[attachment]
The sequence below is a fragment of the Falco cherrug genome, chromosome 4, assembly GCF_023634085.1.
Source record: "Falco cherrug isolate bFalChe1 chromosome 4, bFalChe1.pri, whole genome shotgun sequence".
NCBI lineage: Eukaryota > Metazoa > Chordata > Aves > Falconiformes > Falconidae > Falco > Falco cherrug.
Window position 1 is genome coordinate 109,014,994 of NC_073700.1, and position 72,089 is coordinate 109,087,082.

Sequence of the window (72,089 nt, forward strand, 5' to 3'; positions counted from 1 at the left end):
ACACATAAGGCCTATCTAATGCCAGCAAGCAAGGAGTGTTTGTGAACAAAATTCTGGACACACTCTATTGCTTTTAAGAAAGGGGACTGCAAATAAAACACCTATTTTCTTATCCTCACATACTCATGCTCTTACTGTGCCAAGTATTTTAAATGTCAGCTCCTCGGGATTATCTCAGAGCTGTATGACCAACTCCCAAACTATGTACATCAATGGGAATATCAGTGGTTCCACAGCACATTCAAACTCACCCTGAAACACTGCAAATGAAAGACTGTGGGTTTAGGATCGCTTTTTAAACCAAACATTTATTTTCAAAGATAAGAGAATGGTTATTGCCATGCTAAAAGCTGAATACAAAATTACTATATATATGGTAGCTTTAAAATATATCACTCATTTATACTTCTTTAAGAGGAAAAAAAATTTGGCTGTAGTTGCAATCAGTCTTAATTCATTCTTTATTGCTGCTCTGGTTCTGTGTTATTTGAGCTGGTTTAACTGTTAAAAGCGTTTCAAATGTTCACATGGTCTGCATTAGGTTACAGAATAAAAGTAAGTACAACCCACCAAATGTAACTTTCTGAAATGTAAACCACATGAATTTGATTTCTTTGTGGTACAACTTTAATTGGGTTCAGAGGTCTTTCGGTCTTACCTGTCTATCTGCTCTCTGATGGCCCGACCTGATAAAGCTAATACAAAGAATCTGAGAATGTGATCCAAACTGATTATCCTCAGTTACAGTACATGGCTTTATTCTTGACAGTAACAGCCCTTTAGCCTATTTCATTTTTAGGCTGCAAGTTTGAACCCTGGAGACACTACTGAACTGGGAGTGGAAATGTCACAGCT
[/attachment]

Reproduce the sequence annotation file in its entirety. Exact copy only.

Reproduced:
The sequence below is a fragment of the Falco cherrug genome, chromosome 4, assembly GCF_023634085.1.
Source record: "Falco cherrug isolate bFalChe1 chromosome 4, bFalChe1.pri, whole genome shotgun sequence".
NCBI lineage: Eukaryota > Metazoa > Chordata > Aves > Falconiformes > Falconidae > Falco > Falco cherrug.
Window position 1 is genome coordinate 109,014,994 of NC_073700.1, and position 72,089 is coordinate 109,087,082.

Sequence of the window (72,089 nt, forward strand, 5' to 3'; positions counted from 1 at the left end):
ACACATAAGGCCTATCTAATGCCAGCAAGCAAGGAGTGTTTGTGAACAAAATTCTGGACACACTCTATTGCTTTTAAGAAAGGGGACTGCAAATAAAACACCTATTTTCTTATCCTCACATACTCATGCTCTTACTGTGCCAAGTATTTTAAATGTCAGCTCCTCGGGATTATCTCAGAGCTGTATGACCAACTCCCAAACTATGTACATCAATGGGAATATCAGTGGTTCCACAGCACATTCAAACTCACCCTGAAACACTGCAAATGAAAGACTGTGGGTTTAGGATCGCTTTTTAAACCAAACATTTATTTTCAAAGATAAGAGAATGGTTATTGCCATGCTAAAAGCTGAATACAAAATTACTATATATATGGTAGCTTTAAAATATATCACTCATTTATACTTCTTTAAGAGGAAAAAAAATTTGGCTGTAGTTGCAATCAGTCTTAATTCATTCTTTATTGCTGCTCTGGTTCTGTGTTATTTGAGCTGGTTTAACTGTTAAAAGCGTTTCAAATGTTCACATGGTCTGCATTAGGTTACAGAATAAAAGTAAGTACAACCCACCAAATGTAACTTTCTGAAATGTAAACCACATGAATTTGATTTCTTTGTGGTACAACTTTAATTGGGTTCAGAGGTCTTTCGGTCTTACCTGTCTATCTGCTCTCTGATGGCCCGACCTGATAAAGCTAATACAAAGAATCTGAGAATGTGATCCAAACTGATTATCCTCAGTTACAGTACATGGCTTTATTCTTGACAGTAACAGCCCTTTAGCCTATTTCATTTTTAGGCTGCAAGTTTGAACCCTGGAGACACTACTGAACTGGGAGTGGAAATGTCACAGCT